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The current system of constellations is historical and has kind of arbitrary boundaries.

This has a number of obvious downsides:

  • Difficult to define boundaries need complex tables to express
  • Each constellation subtends a different solid angle (area of sky)
  • etc

Has anyone ever proposed, or does anyone use, a system of cutting the sky into regular chunks, that are either simple to define or similar in area? Do any of these systems (if they exist) attempt to preserve the most important/famous constellations (as least the part people normally see) ?

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  • $\begingroup$ The constellation boundaries we use today are pretty much an attempt to do that. They are "fairly" regular in the J1950.0 grid, which is how they were originally defined: iau.org/public/themes/constellations $\endgroup$
    – user21
    May 19 '15 at 16:18
  • $\begingroup$ OK, they are made of boundaries that are all lines of longitude or latitude, but I'd hardly call them "regular". $\endgroup$ May 19 '15 at 17:17
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Modern astronomers are not instructed on the constellations and pay little attention to them except as a naming convention for stars. Positional information is nearly always either equatorial (ra,dec), or galactic (gl,gb), or supergalactic (SGL, SGB). To improve the speed in which information on a region can be extracted from a database, a scheme called Hierarchical Triangular Mesh (HTM), is often used. The sky is divided into three sections (0,1,2) and each of those is divided into 3 sections (00,01,02,10,11...) and this iterated until the level of finest size is reached. One can address the finest region by using all of the digits or a larger region by dropping some of the final digits.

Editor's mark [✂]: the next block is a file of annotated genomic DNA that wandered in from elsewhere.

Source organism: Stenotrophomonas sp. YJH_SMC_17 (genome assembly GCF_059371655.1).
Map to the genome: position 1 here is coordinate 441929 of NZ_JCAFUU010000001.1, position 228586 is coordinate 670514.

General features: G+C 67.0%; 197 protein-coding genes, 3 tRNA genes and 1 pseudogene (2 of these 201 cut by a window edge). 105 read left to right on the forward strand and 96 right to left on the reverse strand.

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If you changed the constellation boundary lines you would have to change the name of a multitude of other objects inside their boundaries. For instance, binary stars and super novae are named for the constellation they were found in. What interest me more is that the Bayer magnitude designations are still in use in stars that are inaccurately named as the constellations alpha star. For instance, in Gemini const. Castor is known as Alpha Gem and Pollux is Beta Gem. This is incorrect and reversed. This is a common misnomer in many, many constellations. But....these labels continue to be used!

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    $\begingroup$ Hello, Nancy. I like the first part of this answer, except that supernovae are not named by constellation, but by discovery date (eg SN 1987 A) and binary stars are only named by constellation when they have a Bayer or Flamsteed designation. There's nothing special about binary stars. The second part is irrelevant and I think wrong. Bayer ordered stars Alpha, Beta etc by his own criteria, not only brightness. It's not incorrect. But anyway, that has nothing to do with the question. . . I suggest fixing the errors in the first part, and deleting the second. See How to Ask for more details. $\endgroup$
    – James K
    Dec 29 '21 at 14:37

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